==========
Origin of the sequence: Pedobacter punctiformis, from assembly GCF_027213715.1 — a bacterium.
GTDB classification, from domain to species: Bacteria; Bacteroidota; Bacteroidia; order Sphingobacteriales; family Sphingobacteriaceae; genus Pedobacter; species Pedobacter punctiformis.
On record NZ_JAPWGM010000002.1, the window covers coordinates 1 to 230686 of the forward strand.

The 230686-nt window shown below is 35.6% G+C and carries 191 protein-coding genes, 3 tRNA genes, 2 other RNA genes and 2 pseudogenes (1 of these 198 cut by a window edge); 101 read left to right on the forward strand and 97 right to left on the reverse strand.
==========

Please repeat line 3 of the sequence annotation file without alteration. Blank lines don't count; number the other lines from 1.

On record NZ_JAPWGM010000002.1, the window covers coordinates 1 to 230686 of the forward strand.